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Page:Man Who Laughs (Estes and Lauriat 1869) v1.djvu/36

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THE MAN WHO LAUGHS.

double castleward of old and new Sandbeck, where you admire a superb railing, in the form of a semicircle, surrounding the basin of a matchless fountain. He has, besides, his castle of Lumley.

Robert Darcy, Earl of Holderness, has his domain of Holderness, with baronial towers, and large gardens laid out in French fashion, where he drives in his coach-and-six, preceded by two outriders, as becomes a peer of England.

Charles Beauclerc, Duke of St. Alban's, Earl of Burford, Baron Heddington, Grand Falconer of England, has an abode at Windsor, regal even in comparison with the king's.

Charles Bodville Robartes, Baron Robartes of Truro, Viscount Bodmin and Earl of Radnor, owns Wimpole in Cambridgeshire, which is really three palaces in one, having three façades, one bowed and two triangular. The approach is by an avenue of trees four deep.

The most noble and most puissant Lord Philip, Baron Herbert of Cardiff, Earl of Montgomery and of Pembroke, Ross of Kendall, Parr, Fitzhugh, Marmion, St. Quentin, and Herbert of Shurland, Warden of the Stannaries in the counties of Cornwall and Devon, hereditary visitor of Jesus College, possesses the wonderful gardens at Wilton, where there are two sheaf-like fountains, finer than those of his most Christian Majesty King Louis XIV. at Versailles.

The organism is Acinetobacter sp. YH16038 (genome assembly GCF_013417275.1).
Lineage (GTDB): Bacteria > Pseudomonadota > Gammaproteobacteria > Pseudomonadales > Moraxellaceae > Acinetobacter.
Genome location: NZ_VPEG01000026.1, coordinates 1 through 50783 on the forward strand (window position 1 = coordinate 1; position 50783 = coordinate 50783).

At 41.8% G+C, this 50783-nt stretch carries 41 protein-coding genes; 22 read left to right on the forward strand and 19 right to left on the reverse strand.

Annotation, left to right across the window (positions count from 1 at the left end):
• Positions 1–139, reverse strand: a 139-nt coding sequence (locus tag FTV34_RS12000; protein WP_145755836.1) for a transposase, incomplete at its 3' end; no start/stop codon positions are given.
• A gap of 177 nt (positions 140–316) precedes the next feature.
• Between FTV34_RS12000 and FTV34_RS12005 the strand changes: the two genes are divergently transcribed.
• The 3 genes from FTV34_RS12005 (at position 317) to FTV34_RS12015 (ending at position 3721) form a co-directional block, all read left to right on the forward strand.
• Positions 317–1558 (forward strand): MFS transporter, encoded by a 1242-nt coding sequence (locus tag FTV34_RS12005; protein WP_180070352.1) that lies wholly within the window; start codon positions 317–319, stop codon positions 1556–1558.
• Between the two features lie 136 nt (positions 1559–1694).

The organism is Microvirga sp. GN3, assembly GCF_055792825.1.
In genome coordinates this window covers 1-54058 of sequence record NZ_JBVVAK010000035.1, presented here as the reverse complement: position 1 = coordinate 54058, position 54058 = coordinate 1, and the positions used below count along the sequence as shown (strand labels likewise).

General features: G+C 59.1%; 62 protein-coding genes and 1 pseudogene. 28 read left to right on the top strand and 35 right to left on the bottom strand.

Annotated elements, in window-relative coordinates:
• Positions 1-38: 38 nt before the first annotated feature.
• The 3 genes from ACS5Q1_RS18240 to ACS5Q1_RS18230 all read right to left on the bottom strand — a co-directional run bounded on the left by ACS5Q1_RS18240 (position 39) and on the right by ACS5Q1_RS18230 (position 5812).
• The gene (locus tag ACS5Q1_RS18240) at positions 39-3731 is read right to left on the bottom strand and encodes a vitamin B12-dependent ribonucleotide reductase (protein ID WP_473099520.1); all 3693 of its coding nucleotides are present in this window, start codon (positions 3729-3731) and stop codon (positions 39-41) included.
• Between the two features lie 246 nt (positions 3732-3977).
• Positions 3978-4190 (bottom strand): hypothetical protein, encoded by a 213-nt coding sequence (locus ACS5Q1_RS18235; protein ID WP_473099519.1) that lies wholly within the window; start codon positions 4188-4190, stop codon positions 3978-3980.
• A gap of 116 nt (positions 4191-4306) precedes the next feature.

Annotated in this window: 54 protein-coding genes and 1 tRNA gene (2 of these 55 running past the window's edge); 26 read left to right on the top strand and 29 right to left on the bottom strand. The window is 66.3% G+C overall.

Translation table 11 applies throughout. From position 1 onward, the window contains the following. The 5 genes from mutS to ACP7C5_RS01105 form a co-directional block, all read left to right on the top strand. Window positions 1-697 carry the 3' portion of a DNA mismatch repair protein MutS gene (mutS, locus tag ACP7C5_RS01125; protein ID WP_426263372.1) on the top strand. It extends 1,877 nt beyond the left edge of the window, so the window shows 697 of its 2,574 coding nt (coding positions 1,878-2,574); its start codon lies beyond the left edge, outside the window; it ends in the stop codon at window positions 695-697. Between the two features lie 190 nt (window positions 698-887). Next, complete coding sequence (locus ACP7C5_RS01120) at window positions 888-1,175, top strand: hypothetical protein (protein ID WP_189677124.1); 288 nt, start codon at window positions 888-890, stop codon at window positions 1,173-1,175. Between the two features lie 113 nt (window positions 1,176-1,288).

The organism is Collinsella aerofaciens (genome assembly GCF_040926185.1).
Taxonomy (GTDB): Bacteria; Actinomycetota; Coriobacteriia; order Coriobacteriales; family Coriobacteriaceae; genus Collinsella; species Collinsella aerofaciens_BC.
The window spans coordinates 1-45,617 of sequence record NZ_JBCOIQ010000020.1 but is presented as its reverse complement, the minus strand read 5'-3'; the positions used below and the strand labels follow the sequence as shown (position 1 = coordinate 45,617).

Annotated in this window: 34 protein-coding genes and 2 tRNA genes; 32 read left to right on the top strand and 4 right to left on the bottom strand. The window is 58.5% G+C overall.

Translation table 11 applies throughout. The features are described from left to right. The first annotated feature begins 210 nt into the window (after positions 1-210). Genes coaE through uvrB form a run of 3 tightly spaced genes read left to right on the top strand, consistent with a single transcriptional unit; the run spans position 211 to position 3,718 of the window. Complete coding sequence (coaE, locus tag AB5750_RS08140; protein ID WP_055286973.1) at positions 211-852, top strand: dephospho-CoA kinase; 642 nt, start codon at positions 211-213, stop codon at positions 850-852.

Charles Seymour, Duke of Somerset, owns Somerset House on the Thames, which is equal to the Villa Pamphili at Rome. On the chimney-piece are seen two porcelain vases of the dynasty of Yuen, which are worth half a million in French money.

In Yorkshire, Arthur, Lord Ingram, Viscount Irwin, has Temple Newsam, which is entered under a triumphal arch, and which has large wide roofs resembling Moorish terraces.

Robert, Lord Ferrers of Chartly, Bourchier and Louvaine, has Staunton Harold in Leicestershire, of which the park is geometrically planned in the shape of a temple with a façade, and in front of the piece of water is the great church with the square belfry, which belongs to his lordship.

In the county of Northampton, Charles Spencer, Earl of